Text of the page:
As Italy votes to join Germany and Switzerland in rejecting atomic power the UK’s fastest growing solar developer says it’s time for Britain to join the migration.

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Italians comprehensively rejected a plan to build new nuclear reactors in this week referendum.

Germany and Switzerland have already announced that they will phase out nuclear over the next two decades. However, Britain and France are both planning for extensive expansion of nuclear capacity.

“It isn’t only the Fukushima factor,” said Lee Summers, director of EOS Energy – the UK’s fastest growing solar installer.

“There is a worldwide shift in attitudes towards nuclear generation. Climate change, safety, political security and the falling costs of renewable technologies are all affecting public opinion,” said Mr Summers.

Italian Prime Minister Silvio Berlusconi had hoped to restart a nuclear building programme that Italy had abandoned in the 1980’s.

The referendum attracted a turnout of 57% (previous referenda have fallen below the 50% turnout necessary for the result to be valid) and a massive 94% of voters opposed the nuclear policy.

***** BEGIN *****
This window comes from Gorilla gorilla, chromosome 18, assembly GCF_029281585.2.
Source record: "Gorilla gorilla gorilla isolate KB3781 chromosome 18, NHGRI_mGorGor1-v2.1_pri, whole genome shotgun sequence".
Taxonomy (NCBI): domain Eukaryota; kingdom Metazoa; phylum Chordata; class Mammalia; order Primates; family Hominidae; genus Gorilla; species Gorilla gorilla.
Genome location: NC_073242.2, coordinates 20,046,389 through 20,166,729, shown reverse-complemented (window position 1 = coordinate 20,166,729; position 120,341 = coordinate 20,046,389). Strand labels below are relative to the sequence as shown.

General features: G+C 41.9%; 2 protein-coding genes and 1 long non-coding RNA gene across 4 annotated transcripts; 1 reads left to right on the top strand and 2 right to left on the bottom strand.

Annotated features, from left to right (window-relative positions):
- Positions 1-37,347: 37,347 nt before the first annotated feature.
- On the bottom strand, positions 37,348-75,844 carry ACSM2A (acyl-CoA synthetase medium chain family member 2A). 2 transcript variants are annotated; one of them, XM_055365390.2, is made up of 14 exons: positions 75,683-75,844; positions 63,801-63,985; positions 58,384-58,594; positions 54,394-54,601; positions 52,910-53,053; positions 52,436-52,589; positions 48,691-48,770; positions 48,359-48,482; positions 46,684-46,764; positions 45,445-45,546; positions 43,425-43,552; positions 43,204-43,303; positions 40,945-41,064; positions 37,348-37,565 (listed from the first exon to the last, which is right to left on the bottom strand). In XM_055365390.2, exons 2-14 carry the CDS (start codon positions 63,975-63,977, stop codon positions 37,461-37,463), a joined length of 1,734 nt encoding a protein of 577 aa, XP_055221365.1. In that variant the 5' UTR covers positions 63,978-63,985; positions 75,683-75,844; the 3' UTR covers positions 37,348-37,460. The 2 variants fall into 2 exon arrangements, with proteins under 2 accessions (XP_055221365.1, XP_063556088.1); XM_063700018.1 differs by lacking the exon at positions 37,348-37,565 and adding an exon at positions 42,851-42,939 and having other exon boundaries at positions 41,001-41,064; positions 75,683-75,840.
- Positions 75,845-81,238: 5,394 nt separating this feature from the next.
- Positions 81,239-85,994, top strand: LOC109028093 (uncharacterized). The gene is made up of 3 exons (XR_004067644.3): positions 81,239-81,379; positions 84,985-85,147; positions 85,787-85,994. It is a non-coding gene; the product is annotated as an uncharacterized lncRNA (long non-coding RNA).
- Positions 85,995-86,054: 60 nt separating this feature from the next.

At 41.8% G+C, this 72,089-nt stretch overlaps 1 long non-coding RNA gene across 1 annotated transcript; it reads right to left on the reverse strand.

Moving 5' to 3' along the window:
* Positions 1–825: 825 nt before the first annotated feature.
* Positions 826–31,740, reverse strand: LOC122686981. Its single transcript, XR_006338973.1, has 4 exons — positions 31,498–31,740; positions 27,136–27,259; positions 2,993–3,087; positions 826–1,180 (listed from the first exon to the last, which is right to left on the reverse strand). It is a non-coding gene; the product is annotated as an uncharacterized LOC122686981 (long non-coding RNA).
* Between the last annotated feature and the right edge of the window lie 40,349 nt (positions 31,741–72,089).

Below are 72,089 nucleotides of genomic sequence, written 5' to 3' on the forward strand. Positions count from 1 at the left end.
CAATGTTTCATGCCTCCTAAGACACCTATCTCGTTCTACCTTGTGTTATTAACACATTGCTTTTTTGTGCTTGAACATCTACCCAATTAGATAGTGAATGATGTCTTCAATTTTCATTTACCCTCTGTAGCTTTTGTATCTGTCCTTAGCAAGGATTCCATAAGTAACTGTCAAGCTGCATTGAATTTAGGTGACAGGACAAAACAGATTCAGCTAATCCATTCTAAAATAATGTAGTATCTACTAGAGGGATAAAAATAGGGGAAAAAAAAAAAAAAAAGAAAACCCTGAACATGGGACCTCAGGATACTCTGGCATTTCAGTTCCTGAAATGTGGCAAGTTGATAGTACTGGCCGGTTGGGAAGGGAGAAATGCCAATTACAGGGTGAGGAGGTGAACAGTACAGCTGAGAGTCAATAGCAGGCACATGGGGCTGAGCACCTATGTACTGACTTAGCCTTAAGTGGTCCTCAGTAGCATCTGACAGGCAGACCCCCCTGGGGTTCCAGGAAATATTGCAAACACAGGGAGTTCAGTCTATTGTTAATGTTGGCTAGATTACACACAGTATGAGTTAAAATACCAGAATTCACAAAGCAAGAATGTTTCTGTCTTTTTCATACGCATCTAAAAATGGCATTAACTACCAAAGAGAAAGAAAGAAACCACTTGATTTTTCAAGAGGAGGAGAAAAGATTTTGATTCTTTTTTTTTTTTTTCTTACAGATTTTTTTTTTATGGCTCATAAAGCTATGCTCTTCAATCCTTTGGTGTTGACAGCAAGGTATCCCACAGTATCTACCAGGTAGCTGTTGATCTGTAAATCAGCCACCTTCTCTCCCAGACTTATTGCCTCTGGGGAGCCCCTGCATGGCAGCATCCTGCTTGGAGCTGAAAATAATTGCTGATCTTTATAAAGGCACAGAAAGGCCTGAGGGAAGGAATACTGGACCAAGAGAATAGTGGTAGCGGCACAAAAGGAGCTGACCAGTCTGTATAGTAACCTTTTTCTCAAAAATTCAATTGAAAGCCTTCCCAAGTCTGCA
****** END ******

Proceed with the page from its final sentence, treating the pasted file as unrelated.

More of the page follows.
“Solar electricity generation will be cheaper than fossil fuel generation within the decade and will not pose any of the safety issues involved with nuclear reactors,” said Mr Summers.

“With huge costs being added to nuclear due to stringent future safety methods the Department of Energy should be planning for Britain’s low carbon future in a similar way to Germany.”

“By ditching nuclear early German and Italy are giving their industries a huge opportunity to dominate renewable technologies for the next twenty years,” he said.

EOS Energy has made a contribution to increasing general awareness of renewable energy by announced this month a £20-million scheme to put small solar arrays on private homes and community buildings that could otherwise not afford them.

The schemes funder will take the Government Feed-in-Tariff to finance the loan and the householder will harvest free electricity from the photovoltaic panels.

“We are merely trying to help people that can’t afford a PV system to protect themselves from the anticipated increases in electricity prices, and, of course, to encourage the use of renewable energy,” said Mr Summers.

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